Ridge Vineyards, vigne avec vue sur Apple
Il a battu les Premiers Grands Crus en blind test. Interview de Paul Draper, son CEO Winemaker. (en anglais)
Perched on San Andreas Fault, dominating Cupertino and Stanford University, centenarian vineyards follow the winding forms of the Santa Cruz Mountains. Not far from the Apple head office, we drive up a road to Ridge Vineyards, the only appellation domain, where Paul Draper, CEO & winemaker, is waiting for us. Monte Bello cabernets won first place in both the original vintage wine and new vintage wine categories at the "Judgment of Paris 30th Anniversary Wine Tasting" in London and California. “Les Grand Prix Du Vin” in Paris named Paul Draper as “Personnalité de L'Année” in 2006. One could get a big head with such a success, but Paul Draper keeps his feet on the ground of his domain and discloses a few secrets on winemaking.
PLURIS – Is Ridge a wine for explorers?Paul Draper – Yes, in many aspects we qualify for such a definition. Ridge is out of the mainstream of wine countries in California with its own appellation: the Santa Cruz mountains. We come off our mountains down to Palo Alto, with Sanford University, wide above Apple Computers and Silicon Valley, whereas in the wine countries, you come in from your vineyards into a town where the majority of people are involved in raising grapes and making wine. This ridge called Monte Bello is a very old fraction limestone. Its soils are distinctly different from the rest of California, and its proximity to the Pacific Ocean, which is about 25 kilometres, and its altitude which ranges from 400 metres to over 800 metres gives it a very cool climate, particularly at night. It allows us to maintain high acidity and eventually contributes to the depth, complexity and quality of our wines.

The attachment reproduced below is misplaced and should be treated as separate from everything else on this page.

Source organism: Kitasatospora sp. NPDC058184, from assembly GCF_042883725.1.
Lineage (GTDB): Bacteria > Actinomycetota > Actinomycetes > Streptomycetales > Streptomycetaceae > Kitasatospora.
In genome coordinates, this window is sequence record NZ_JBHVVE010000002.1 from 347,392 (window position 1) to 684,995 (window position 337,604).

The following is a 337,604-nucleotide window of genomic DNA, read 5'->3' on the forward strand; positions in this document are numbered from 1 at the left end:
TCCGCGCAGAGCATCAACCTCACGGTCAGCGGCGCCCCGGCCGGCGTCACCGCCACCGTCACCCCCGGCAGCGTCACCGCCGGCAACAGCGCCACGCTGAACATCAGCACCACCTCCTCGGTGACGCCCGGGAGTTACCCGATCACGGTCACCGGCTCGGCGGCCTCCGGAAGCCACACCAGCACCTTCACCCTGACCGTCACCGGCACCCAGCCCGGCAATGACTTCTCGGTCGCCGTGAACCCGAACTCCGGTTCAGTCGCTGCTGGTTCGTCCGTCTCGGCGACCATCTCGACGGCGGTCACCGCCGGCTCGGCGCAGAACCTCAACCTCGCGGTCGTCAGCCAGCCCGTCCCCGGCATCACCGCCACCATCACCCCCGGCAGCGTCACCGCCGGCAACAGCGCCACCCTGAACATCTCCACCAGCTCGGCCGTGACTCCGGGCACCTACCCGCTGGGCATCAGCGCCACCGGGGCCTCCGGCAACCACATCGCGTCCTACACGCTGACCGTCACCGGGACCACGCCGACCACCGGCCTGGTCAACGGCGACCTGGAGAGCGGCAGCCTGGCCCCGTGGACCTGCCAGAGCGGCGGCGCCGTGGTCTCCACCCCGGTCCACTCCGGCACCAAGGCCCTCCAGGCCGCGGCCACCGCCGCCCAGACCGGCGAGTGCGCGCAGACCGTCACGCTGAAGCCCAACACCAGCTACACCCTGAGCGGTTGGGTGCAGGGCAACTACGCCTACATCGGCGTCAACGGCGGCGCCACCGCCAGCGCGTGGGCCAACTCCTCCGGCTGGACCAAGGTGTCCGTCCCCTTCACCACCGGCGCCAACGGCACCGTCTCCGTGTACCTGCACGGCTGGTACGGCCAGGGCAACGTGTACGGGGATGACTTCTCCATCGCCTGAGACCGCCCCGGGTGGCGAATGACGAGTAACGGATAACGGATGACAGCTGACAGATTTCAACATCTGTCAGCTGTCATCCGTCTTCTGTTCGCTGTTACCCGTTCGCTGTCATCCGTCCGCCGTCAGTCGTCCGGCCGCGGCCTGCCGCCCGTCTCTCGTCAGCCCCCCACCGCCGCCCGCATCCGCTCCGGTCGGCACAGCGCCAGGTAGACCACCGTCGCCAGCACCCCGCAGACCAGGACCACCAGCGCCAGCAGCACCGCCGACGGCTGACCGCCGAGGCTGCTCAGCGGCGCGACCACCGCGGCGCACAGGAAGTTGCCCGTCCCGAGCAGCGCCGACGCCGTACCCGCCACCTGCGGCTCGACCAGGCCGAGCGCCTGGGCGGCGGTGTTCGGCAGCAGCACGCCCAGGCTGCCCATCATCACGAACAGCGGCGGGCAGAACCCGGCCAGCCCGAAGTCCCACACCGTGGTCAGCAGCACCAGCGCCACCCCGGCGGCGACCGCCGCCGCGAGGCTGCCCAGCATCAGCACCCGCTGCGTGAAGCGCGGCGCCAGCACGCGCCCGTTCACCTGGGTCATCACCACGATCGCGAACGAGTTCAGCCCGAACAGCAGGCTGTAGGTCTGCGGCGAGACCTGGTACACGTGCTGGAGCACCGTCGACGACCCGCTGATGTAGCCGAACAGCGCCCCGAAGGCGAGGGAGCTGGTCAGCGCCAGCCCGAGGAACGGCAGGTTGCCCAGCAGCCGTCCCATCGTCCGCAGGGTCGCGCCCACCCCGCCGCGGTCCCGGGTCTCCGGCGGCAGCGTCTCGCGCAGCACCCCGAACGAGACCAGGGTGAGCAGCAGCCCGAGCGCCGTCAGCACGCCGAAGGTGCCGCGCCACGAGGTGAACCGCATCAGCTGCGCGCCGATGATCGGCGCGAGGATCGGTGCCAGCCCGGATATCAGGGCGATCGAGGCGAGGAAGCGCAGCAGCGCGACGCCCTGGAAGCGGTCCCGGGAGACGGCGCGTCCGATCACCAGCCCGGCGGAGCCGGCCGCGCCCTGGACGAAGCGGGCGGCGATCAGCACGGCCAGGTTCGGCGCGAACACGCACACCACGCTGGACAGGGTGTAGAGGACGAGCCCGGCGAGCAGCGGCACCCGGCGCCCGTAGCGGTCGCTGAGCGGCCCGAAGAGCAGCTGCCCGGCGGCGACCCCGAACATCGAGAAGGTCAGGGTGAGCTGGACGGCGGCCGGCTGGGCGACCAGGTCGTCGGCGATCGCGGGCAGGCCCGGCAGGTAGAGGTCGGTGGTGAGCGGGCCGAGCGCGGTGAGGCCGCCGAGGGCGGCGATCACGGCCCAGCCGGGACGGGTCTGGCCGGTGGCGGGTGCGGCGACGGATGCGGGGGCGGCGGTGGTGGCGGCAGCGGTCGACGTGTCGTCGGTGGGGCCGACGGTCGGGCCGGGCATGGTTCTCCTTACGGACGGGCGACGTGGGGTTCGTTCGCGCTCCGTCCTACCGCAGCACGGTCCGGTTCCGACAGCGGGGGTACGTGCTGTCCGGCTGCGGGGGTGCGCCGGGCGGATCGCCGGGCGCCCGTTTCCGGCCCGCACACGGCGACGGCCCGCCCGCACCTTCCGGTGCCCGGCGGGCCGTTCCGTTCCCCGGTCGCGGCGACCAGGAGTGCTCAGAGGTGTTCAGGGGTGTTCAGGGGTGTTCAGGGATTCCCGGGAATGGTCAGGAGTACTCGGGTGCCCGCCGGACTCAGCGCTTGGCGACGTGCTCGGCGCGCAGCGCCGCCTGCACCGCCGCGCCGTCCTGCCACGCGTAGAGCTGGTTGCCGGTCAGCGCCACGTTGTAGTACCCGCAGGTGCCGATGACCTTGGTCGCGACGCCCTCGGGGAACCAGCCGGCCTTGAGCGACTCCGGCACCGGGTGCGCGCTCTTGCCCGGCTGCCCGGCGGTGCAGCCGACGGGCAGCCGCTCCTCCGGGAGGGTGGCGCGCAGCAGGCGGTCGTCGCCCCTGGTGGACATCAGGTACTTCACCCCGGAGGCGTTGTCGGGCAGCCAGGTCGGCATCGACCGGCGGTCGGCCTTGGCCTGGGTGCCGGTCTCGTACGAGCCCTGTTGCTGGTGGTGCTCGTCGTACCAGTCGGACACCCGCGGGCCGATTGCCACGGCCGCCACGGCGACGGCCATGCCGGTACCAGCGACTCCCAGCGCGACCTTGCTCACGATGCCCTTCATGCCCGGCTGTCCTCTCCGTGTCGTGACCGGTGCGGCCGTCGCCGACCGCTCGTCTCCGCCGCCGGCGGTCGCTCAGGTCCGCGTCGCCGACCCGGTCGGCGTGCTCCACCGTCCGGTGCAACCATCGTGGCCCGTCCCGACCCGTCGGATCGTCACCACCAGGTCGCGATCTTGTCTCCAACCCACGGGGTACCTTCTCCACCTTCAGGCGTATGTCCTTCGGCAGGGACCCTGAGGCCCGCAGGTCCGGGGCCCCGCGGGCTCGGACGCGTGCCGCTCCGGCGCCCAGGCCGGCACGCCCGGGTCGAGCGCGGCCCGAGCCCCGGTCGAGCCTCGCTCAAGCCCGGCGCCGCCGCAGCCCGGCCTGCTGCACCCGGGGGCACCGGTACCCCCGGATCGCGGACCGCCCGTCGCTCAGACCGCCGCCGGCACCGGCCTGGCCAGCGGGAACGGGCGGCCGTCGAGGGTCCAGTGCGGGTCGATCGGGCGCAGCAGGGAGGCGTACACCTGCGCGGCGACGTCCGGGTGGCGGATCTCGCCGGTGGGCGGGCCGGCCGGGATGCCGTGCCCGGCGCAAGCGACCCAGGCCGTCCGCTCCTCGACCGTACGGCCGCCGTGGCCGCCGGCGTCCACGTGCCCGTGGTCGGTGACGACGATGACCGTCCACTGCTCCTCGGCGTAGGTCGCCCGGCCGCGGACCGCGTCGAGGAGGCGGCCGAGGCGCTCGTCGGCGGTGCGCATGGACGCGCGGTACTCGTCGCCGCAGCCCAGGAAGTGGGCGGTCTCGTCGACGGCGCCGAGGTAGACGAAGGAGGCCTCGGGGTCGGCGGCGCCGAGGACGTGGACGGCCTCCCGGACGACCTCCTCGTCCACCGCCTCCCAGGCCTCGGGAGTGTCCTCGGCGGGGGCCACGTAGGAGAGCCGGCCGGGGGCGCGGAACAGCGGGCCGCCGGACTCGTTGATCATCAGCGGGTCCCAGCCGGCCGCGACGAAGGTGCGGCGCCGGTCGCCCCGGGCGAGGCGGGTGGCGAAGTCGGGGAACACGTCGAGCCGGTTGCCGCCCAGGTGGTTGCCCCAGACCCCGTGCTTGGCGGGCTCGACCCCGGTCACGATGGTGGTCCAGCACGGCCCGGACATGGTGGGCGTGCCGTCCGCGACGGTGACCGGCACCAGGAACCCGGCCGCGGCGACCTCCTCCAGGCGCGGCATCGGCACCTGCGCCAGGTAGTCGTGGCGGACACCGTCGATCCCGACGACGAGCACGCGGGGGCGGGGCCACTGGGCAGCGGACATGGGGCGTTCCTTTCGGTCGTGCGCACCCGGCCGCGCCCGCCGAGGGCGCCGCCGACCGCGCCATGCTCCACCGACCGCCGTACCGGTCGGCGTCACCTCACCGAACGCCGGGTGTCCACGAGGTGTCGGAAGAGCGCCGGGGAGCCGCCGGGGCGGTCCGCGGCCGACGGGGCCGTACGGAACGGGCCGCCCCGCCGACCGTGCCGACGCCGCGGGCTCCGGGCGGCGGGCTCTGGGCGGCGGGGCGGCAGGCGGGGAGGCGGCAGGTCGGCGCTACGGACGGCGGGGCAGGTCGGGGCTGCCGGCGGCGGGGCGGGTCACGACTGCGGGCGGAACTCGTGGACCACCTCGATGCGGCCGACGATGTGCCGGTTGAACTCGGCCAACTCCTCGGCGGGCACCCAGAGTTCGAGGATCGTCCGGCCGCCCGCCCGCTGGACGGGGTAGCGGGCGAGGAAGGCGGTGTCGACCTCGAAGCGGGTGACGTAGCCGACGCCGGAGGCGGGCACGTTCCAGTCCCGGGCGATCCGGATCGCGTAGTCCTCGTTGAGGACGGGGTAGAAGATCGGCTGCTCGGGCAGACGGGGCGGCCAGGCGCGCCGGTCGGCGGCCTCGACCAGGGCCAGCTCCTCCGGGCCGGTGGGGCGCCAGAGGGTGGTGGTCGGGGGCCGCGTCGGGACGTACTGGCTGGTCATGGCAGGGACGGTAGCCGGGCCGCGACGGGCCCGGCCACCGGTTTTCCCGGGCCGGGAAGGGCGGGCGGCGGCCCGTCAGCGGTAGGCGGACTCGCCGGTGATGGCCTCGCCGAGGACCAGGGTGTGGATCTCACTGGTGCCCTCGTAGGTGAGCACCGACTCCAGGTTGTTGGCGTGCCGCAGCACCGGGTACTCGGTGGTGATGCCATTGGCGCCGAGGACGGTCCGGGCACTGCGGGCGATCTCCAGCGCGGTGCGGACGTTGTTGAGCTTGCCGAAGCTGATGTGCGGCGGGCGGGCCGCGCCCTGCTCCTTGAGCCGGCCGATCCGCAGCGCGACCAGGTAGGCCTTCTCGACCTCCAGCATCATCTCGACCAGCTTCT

Ridge Vineyards, Cupertino CA
You are a winemaker, but what about being a winegrower?Obviously the growing is the key. Our vineyard of Monte Bello was established in the 1880s and we are lucky to have very sound soils. We are fully organic and do not use any of the 60 some chemicals of modern technology that are now legally available, nor do we use invasive processing machines. We depend on what comes in from the vineyard. So our fermentations are the natural process of grapes fermenting once the juice is exposed to the yeast, on the limited number of barriers that have been broken near maturity. When you have grapes of that quality, you are able to guide this process, or this child, as he or she grows. That child is the creation of the grape fruit itself. You’re simply watching this transformation, as the child grows into a mature adult and that’s really what is the heart of the matter for us.